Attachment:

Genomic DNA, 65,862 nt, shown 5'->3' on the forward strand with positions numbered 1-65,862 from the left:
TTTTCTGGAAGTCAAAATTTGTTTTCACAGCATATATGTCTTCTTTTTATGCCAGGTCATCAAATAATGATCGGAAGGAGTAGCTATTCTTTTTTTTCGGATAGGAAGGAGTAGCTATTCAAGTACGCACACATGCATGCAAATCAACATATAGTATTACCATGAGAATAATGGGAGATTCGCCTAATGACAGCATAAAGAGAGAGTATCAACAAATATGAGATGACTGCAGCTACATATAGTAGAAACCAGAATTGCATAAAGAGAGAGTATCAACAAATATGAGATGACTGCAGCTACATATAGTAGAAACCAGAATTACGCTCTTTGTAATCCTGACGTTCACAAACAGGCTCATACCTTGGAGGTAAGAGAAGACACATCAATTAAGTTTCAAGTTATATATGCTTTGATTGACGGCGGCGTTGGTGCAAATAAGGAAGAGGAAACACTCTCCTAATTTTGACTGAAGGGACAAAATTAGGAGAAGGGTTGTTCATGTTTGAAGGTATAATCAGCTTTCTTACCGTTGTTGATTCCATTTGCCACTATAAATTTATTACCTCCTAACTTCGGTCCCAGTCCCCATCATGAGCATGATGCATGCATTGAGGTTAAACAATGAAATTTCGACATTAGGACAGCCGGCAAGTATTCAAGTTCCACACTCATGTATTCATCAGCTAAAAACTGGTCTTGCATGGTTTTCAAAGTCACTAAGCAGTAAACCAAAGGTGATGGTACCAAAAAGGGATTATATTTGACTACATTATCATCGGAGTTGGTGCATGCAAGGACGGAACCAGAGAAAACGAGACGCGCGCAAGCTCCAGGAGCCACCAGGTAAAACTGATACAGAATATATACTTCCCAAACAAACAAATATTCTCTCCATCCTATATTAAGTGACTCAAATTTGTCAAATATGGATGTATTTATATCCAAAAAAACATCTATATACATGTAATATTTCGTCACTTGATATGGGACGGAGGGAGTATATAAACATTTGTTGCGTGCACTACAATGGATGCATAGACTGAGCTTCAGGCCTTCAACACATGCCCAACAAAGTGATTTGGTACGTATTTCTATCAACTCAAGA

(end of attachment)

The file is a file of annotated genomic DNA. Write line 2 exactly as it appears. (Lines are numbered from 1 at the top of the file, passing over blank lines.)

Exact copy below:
TTTTCTGGAAGTCAAAATTTGTTTTCACAGCATATATGTCTTCTTTTTATGCCAGGTCATCAAATAATGATCGGAAGGAGTAGCTATTCTTTTTTTTCGGATAGGAAGGAGTAGCTATTCAAGTACGCACACATGCATGCAAATCAACATATAGTATTACCATGAGAATAATGGGAGATTCGCCTAATGACAGCATAAAGAGAGAGTATCAACAAATATGAGATGACTGCAGCTACATATAGTAGAAACCAGAATTGCATAAAGAGAGAGTATCAACAAATATGAGATGACTGCAGCTACATATAGTAGAAACCAGAATTACGCTCTTTGTAATCCTGACGTTCACAAACAGGCTCATACCTTGGAGGTAAGAGAAGACACATCAATTAAGTTTCAAGTTATATATGCTTTGATTGACGGCGGCGTTGGTGCAAATAAGGAAGAGGAAACACTCTCCTAATTTTGACTGAAGGGACAAAATTAGGAGAAGGGTTGTTCATGTTTGAAGGTATAATCAGCTTTCTTACCGTTGTTGATTCCATTTGCCACTATAAATTTATTACCTCCTAACTTCGGTCCCAGTCCCCATCATGAGCATGATGCATGCATTGAGGTTAAACAATGAAATTTCGACATTAGGACAGCCGGCAAGTATTCAAGTTCCACACTCATGTATTCATCAGCTAAAAACTGGTCTTGCATGGTTTTCAAAGTCACTAAGCAGTAAACCAAAGGTGATGGTACCAAAAAGGGATTATATTTGACTACATTATCATCGGAGTTGGTGCATGCAAGGACGGAACCAGAGAAAACGAGACGCGCGCAAGCTCCAGGAGCCACCAGGTAAAACTGATACAGAATATATACTTCCCAAACAAACAAATATTCTCTCCATCCTATATTAAGTGACTCAAATTTGTCAAATATGGATGTATTTATATCCAAAAAAACATCTATATACATGTAATATTTCGTCACTTGATATGGGACGGAGGGAGTATATAAACATTTGTTGCGTGCACTACAATGGATGCATAGACTGAGCTTCAGGCCTTCAACACATGCCCAACAAAGTGATTTGGTACGTATTTCTATCAACTCAAGA